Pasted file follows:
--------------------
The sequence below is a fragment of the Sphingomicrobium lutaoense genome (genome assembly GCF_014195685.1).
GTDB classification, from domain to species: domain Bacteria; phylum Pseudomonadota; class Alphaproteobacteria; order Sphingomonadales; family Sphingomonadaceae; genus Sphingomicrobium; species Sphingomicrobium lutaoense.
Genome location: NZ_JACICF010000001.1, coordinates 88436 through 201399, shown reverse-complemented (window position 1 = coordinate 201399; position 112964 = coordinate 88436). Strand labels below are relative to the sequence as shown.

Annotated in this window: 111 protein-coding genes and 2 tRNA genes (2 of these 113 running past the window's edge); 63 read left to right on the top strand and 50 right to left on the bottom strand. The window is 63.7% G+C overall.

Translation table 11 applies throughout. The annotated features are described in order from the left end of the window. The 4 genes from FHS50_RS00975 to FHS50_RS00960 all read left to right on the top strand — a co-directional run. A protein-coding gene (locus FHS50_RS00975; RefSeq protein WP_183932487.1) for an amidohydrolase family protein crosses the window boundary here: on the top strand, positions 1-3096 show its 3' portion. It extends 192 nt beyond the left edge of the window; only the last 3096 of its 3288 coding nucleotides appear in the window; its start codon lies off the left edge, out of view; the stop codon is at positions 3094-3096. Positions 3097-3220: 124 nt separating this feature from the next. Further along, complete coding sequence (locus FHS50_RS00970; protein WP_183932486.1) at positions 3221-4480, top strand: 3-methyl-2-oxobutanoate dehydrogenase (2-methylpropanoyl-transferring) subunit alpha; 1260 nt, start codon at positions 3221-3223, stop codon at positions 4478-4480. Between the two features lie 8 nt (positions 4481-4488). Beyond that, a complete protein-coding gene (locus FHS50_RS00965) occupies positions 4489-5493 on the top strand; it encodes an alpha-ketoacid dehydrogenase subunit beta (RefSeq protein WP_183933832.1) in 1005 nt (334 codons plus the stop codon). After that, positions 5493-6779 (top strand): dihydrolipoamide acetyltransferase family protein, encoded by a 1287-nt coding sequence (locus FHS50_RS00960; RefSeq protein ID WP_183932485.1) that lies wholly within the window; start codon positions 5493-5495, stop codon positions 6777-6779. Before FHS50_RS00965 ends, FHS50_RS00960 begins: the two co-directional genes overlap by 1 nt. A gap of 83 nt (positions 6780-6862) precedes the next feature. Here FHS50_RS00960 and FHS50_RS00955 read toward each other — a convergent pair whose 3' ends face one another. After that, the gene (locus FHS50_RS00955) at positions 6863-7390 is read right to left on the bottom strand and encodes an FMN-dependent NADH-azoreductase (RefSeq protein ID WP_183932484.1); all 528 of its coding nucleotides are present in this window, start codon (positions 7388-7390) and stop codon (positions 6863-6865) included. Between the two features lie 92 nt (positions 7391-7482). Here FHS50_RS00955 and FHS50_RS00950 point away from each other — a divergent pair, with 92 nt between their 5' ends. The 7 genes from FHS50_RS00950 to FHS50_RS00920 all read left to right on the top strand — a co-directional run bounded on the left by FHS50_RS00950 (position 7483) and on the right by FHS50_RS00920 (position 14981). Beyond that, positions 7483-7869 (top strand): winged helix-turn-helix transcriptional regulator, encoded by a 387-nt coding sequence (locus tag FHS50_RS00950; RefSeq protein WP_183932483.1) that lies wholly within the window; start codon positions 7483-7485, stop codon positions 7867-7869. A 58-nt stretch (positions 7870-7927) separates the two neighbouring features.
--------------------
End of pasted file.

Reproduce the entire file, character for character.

The sequence below is a fragment of the Sphingomicrobium lutaoense genome (genome assembly GCF_014195685.1).
GTDB classification, from domain to species: domain Bacteria; phylum Pseudomonadota; class Alphaproteobacteria; order Sphingomonadales; family Sphingomonadaceae; genus Sphingomicrobium; species Sphingomicrobium lutaoense.
Genome location: NZ_JACICF010000001.1, coordinates 88436 through 201399, shown reverse-complemented (window position 1 = coordinate 201399; position 112964 = coordinate 88436). Strand labels below are relative to the sequence as shown.

Annotated in this window: 111 protein-coding genes and 2 tRNA genes (2 of these 113 running past the window's edge); 63 read left to right on the top strand and 50 right to left on the bottom strand. The window is 63.7% G+C overall.

Translation table 11 applies throughout. The annotated features are described in order from the left end of the window. The 4 genes from FHS50_RS00975 to FHS50_RS00960 all read left to right on the top strand — a co-directional run. A protein-coding gene (locus FHS50_RS00975; RefSeq protein WP_183932487.1) for an amidohydrolase family protein crosses the window boundary here: on the top strand, positions 1-3096 show its 3' portion. It extends 192 nt beyond the left edge of the window; only the last 3096 of its 3288 coding nucleotides appear in the window; its start codon lies off the left edge, out of view; the stop codon is at positions 3094-3096. Positions 3097-3220: 124 nt separating this feature from the next. Further along, complete coding sequence (locus FHS50_RS00970; protein WP_183932486.1) at positions 3221-4480, top strand: 3-methyl-2-oxobutanoate dehydrogenase (2-methylpropanoyl-transferring) subunit alpha; 1260 nt, start codon at positions 3221-3223, stop codon at positions 4478-4480. Between the two features lie 8 nt (positions 4481-4488). Beyond that, a complete protein-coding gene (locus FHS50_RS00965) occupies positions 4489-5493 on the top strand; it encodes an alpha-ketoacid dehydrogenase subunit beta (RefSeq protein WP_183933832.1) in 1005 nt (334 codons plus the stop codon). After that, positions 5493-6779 (top strand): dihydrolipoamide acetyltransferase family protein, encoded by a 1287-nt coding sequence (locus FHS50_RS00960; RefSeq protein ID WP_183932485.1) that lies wholly within the window; start codon positions 5493-5495, stop codon positions 6777-6779. Before FHS50_RS00965 ends, FHS50_RS00960 begins: the two co-directional genes overlap by 1 nt. A gap of 83 nt (positions 6780-6862) precedes the next feature. Here FHS50_RS00960 and FHS50_RS00955 read toward each other — a convergent pair whose 3' ends face one another. After that, the gene (locus FHS50_RS00955) at positions 6863-7390 is read right to left on the bottom strand and encodes an FMN-dependent NADH-azoreductase (RefSeq protein ID WP_183932484.1); all 528 of its coding nucleotides are present in this window, start codon (positions 7388-7390) and stop codon (positions 6863-6865) included. Between the two features lie 92 nt (positions 7391-7482). Here FHS50_RS00955 and FHS50_RS00950 point away from each other — a divergent pair, with 92 nt between their 5' ends. The 7 genes from FHS50_RS00950 to FHS50_RS00920 all read left to right on the top strand — a co-directional run bounded on the left by FHS50_RS00950 (position 7483) and on the right by FHS50_RS00920 (position 14981). Beyond that, positions 7483-7869 (top strand): winged helix-turn-helix transcriptional regulator, encoded by a 387-nt coding sequence (locus tag FHS50_RS00950; RefSeq protein WP_183932483.1) that lies wholly within the window; start codon positions 7483-7485, stop codon positions 7867-7869. A 58-nt stretch (positions 7870-7927) separates the two neighbouring features.